• download a distribution;
  • perform the analysis.

This page will help you follow the steps above.

You can use a special filter to display the best warnings. If this filter is unavailable for your environment, I recommend you start viewing warnings from the 'High' level of certainty.

The documentation describes how to use the analyzer with different IDEs, CI/CD, as well as options for setting up the analyzer. For more information on introducing PVS-Studio into development processes, check the article "How to introduce a static code analyzer in a legacy project and not to discourage the team".

Any questions? Contact us. We will help you launch the analysis and deal with any possible difficulties.

The analyzer displays a lot of warnings

On the first launch

Did PVS-Studio display a lot of warnings on first launch? It's all right, particularly for huge legacy code projects.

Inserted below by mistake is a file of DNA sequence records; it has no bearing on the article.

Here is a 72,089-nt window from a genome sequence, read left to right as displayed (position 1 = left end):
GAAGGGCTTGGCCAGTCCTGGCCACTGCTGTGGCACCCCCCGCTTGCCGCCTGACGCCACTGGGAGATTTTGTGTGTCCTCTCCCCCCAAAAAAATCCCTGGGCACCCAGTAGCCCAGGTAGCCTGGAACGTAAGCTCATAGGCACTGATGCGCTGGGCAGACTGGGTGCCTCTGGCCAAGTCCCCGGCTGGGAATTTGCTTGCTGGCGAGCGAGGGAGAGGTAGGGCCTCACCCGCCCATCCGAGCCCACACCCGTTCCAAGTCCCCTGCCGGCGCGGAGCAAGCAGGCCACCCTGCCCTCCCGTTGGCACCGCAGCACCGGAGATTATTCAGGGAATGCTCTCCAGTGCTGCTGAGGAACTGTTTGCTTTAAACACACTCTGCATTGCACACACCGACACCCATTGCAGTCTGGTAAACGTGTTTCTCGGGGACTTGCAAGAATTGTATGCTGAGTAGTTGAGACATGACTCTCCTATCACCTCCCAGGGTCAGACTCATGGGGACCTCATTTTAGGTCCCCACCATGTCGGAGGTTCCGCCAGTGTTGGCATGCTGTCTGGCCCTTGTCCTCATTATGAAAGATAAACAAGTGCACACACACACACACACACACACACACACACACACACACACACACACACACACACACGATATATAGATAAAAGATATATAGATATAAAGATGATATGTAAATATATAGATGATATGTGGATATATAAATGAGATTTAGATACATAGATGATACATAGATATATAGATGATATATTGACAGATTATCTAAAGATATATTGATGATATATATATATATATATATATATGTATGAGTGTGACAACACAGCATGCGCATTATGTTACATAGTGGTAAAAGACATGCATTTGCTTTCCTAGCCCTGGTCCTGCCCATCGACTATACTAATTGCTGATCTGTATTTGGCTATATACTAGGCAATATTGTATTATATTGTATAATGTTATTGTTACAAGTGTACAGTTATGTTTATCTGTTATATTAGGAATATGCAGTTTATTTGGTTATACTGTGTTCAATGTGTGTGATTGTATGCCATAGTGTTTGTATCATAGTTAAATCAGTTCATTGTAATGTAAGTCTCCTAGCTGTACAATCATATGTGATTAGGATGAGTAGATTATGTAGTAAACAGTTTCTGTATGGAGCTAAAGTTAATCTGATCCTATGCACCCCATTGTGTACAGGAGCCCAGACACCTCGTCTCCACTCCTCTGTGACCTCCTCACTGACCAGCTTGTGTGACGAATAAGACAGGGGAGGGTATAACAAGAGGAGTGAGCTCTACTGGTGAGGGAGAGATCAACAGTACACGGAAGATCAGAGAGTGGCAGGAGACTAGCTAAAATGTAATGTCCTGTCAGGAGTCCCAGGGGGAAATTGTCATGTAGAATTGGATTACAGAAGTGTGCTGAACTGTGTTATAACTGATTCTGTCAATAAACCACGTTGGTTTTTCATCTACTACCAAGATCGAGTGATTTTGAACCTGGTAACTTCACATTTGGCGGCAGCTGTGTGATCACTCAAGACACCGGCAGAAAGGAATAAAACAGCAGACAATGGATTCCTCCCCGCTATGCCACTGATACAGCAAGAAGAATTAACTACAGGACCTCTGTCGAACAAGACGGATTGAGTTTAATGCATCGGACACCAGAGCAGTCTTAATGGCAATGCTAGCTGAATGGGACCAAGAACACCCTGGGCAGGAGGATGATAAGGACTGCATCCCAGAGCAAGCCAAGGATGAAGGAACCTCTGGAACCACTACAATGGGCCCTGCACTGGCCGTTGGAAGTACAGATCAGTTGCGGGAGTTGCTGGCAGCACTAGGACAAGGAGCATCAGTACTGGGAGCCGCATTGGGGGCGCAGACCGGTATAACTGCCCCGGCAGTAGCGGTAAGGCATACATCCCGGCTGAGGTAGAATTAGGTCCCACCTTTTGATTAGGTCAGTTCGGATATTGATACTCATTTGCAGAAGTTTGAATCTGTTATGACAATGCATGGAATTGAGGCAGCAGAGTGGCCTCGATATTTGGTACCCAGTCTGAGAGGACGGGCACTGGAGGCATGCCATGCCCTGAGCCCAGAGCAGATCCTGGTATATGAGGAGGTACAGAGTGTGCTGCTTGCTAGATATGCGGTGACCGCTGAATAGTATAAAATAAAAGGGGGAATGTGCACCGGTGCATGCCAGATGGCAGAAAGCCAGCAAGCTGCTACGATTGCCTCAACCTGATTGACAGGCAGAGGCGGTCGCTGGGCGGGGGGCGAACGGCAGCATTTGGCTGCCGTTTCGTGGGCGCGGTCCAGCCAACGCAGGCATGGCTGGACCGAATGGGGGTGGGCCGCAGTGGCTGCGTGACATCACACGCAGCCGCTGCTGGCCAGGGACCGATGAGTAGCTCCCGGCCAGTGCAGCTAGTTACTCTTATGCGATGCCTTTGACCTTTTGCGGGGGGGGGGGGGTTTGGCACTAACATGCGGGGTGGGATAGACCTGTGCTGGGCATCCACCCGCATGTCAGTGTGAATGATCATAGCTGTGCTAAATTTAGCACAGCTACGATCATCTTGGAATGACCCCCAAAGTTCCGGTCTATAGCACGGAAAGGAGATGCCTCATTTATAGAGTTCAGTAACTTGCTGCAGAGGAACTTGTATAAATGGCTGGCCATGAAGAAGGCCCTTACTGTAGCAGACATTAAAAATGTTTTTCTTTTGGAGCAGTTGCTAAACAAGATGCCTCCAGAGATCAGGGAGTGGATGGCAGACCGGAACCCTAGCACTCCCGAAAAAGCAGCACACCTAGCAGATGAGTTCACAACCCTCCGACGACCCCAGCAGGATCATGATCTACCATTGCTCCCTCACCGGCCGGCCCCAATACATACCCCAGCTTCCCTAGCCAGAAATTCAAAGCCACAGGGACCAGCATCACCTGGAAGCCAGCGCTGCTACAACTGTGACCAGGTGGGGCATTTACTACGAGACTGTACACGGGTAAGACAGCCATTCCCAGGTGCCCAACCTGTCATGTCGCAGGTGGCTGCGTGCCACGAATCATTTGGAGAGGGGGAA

You need to:

  • Realize that the code still works with all these warnings.
  • Embrace them as a tech debt.
  • Prevent new warnings, correct them timely.

While integrating the analyzer, perform baselining. This is what happens next:

  • All warnings found in the project code are hidden. We consider them as a tech debt.
  • A team will only see warnings found in new or modified code. So, you can fix problems on time.
  • You can return to hidden warnings later.

And again, I recommend reading another article: "How to introduce a static code analyzer in a legacy project and not to discourage the team".

Note. If you are analyzing your code for security flaws, I suggest reviewing the most critical warnings (the "High" level) before suppressing all of them.

On the third-party code